I’m up super early these days as I’m adjusting back to US time, and a short while ago while checking my email at 4:00 a.m., I received a nice note from my good buddy Sergeant Zuo. That’s Sergeant Zuo in the photo above. I took that shot somewhere in China when we rode across that great country in 2016.
Sergeant Zuo is about to participate in another long ride through China on a new Zongshen model. We wish them the best of luck and our blessings on their upcoming journey. Ride safe and have fun, guys!
If you’re thinking there are a lot of motorcycles in the above photo and video, you’d be wrong. I shot both of those in the middle of the day on a Sunday here in Bangkok, and traffic was substantially lighter than normal. During the week, the crowd of bikes at any stop light might be four or five times the size of the groups you see above.
So what’s this blog all about? Hey, I promised I would tell you a bit about the different kinds of motorcycles and motor scooters here in Bangkok, and this is that story.
Bikes dominate Bangkok’s urban landscape. I know that sounds like a catchy thing to say (it’s snappy writing, if I do say so myself), but it wasn’t intended to be literary lavishness. It’s just the way it is. In traffic, the bikes filter by on the left and on the right. In front of any business or in any parking area, there are hundreds of bikes. And at every stop light, a hundred or more bikes filter to the head of the line. The excitement builds as the countdown stop light nears green (they tell you how many seconds until the light changes over here), and in the last few seconds before the red goes away, a hundred motorcycle engines start revving. It is glorious.
There are no big bikes in Bangkok. Oh, you’ll see one now and then, but they are a rarity. Over here anything over 200cc or 250cc is just wasted displacement. I’ve been here a week and of the tens of thousands of motorcycles I’ve seen (and those are not exaggerated figures), there were exactly two big bikes. One was a Harley Sportster and the other was a Triumph Bonneville. There’s just no need for more displacement.
Here’s a lone Triumph Bonneville, tucked away in a Bangkok parking spot…
One moto thing that’s noticeable right away are the orange vests. When you see a rider with an orange vest, that means they are using their bike as a taxi. Yep, they give short rides (the folks here tell me typically under 2 kilometers). The riders have to wear the government-sanctioned orange vests and a helmet; passengers don’t wear any safety gear. A lot of the female passengers wear skirts and ride side-saddle.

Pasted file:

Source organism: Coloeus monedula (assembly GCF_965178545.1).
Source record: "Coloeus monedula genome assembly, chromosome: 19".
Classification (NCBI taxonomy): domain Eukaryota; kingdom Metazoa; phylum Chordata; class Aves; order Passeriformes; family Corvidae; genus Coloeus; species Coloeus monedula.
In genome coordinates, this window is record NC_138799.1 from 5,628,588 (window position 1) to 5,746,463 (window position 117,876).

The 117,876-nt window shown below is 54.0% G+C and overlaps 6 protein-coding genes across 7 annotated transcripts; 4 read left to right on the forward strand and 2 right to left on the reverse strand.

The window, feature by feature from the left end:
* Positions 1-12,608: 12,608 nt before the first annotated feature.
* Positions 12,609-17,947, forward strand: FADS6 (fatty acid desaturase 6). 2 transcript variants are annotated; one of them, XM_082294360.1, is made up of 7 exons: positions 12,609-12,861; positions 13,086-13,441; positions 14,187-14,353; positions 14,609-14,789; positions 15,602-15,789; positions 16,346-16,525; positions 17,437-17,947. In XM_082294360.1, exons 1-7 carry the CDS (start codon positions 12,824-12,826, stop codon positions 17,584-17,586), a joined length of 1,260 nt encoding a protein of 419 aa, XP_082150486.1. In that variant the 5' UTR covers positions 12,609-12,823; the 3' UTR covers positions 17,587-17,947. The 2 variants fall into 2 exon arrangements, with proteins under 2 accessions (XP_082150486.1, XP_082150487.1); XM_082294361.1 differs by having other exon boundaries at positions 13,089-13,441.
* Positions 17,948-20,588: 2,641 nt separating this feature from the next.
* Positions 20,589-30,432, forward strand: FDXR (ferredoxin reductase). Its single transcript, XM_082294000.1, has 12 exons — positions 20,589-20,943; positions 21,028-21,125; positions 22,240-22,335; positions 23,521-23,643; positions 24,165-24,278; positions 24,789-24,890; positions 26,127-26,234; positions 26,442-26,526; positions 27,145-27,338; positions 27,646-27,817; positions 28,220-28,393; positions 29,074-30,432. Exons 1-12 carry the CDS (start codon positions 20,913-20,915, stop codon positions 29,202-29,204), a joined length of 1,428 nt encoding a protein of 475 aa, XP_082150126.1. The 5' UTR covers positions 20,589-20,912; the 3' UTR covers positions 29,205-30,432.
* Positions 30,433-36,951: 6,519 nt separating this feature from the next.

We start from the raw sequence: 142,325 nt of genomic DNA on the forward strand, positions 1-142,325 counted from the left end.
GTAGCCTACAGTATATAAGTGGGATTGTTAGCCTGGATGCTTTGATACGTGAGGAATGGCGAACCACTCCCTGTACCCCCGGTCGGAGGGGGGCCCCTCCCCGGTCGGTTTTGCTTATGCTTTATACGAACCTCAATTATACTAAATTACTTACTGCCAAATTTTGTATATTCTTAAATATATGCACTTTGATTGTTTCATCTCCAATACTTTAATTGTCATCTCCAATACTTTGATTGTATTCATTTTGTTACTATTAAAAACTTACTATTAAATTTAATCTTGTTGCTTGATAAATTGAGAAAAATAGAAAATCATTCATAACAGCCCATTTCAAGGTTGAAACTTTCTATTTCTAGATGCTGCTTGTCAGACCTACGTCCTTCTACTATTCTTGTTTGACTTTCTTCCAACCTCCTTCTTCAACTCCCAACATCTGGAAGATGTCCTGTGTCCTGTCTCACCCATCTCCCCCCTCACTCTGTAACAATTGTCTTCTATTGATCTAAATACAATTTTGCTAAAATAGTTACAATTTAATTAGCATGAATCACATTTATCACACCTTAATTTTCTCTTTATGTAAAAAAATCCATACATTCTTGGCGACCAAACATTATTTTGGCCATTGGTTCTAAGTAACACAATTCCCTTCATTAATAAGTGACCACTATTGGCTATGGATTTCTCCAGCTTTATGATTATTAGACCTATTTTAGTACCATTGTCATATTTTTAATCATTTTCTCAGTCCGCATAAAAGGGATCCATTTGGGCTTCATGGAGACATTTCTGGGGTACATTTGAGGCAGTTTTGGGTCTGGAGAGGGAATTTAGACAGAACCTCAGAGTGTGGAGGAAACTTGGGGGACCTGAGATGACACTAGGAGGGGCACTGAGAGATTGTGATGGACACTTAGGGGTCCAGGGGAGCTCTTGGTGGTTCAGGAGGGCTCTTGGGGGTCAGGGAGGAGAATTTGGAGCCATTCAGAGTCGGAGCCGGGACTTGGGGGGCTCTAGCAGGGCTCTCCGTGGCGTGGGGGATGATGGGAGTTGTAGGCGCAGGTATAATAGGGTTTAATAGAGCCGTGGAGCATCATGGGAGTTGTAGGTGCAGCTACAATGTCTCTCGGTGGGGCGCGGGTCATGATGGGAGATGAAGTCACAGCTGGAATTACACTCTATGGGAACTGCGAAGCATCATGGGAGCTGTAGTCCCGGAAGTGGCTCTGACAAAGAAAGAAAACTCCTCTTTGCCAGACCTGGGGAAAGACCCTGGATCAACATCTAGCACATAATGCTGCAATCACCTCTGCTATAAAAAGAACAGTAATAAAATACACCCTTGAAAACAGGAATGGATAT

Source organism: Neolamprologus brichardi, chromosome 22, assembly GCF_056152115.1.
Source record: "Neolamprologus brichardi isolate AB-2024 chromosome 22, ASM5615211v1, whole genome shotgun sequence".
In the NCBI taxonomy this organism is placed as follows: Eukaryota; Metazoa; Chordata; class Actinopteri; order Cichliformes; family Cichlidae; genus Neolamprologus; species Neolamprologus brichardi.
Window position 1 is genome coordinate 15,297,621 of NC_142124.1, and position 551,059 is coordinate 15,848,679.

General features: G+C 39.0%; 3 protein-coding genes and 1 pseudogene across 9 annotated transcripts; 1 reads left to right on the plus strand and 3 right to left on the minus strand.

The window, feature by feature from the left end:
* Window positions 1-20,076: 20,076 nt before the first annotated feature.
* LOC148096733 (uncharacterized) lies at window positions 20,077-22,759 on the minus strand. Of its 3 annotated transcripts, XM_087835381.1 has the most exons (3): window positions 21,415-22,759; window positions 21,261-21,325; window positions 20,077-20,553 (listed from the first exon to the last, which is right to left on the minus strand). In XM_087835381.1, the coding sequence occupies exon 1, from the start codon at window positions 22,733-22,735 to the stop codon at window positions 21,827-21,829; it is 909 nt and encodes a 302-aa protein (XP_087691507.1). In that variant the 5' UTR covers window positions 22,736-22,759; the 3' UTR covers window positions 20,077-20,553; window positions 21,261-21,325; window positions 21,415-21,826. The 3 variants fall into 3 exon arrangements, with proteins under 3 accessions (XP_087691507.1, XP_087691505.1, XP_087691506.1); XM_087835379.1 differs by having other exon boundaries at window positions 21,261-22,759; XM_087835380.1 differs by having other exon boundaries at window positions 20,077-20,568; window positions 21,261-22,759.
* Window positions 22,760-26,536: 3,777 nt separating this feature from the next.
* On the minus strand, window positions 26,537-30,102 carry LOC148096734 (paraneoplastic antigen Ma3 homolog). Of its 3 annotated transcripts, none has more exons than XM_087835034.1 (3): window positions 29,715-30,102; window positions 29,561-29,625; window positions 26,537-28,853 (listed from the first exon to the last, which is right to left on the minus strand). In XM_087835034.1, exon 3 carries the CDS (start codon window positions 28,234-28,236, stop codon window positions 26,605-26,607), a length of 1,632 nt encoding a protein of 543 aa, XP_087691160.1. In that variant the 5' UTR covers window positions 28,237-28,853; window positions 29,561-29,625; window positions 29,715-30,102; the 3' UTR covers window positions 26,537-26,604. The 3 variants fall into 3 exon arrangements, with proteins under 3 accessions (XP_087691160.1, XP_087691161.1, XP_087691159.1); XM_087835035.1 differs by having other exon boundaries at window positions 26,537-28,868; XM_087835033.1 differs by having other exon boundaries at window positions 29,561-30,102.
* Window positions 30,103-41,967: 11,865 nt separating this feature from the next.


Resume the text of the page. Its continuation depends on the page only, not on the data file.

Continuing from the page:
I’d say roughly 10 percent of all the bikes are being used as taxis. Most of the drivers are men, but you do see women riders occasionally.
Surprisingly, it’s rare to see more than two people on a bike. You do see it, but not like I have seen in China or Colombia (I once grabbed a photo in Colombia of a motorcycle carrying six people). Here’s a shot of one of few times I saw this sort of thing here in Thailand…
Bikes are working vehicles over here. I mentioned the taxi thing, but it’s also very common to see bikes weighed down with all kinds of freight…
There are scooters (you know, the things that are styled like Vespas), step-through motorcycles (like the old Honda Cub), small sport bikes (small displacement CBR or Ninja type bikes), plain old motorcycles, and (surprisingly) a lot of Grom-styled bikes.
The flat black bike in the front is a scooter. The orange, red, and blue bikes to the right are step-through motorcycles (these are very popular over here)…
A blue scooter and more step-throughs…
A Vespa. If you’re thinking it’s from Italy, you’d be wrong. Zongshen produces these for Vespa in the same factory where our RX3s and TT250s are built.
A Ninja. Honda, Kawasaki, and Yamaha are popular over here. Surprisingly, I didn’t see too many Suzuki motorcycles. We did see more than a few Suzuki automobiles, though.
When I was last in Bangkok 6 or 7 years ago, I saw a few Kawasaki motorcycles that looked a little like the Honda Grom. Today, the Grom style is very popular in Thailand, with motorcycles of this style from several manufacturers. Here’s a guy on one that looks a little like a Ducati. I’m pretty sure these are made in China, as we also saw them for sale on our ride across China last year. The bike in the photo below sells under the “Demon” name. We saw a lot of them…
Here’s a photo of a motorcycle taxi, a regular rider, and a motorcycle guy delivering pizza. There’s a helmet law in Bangkok, but it’s not enforced…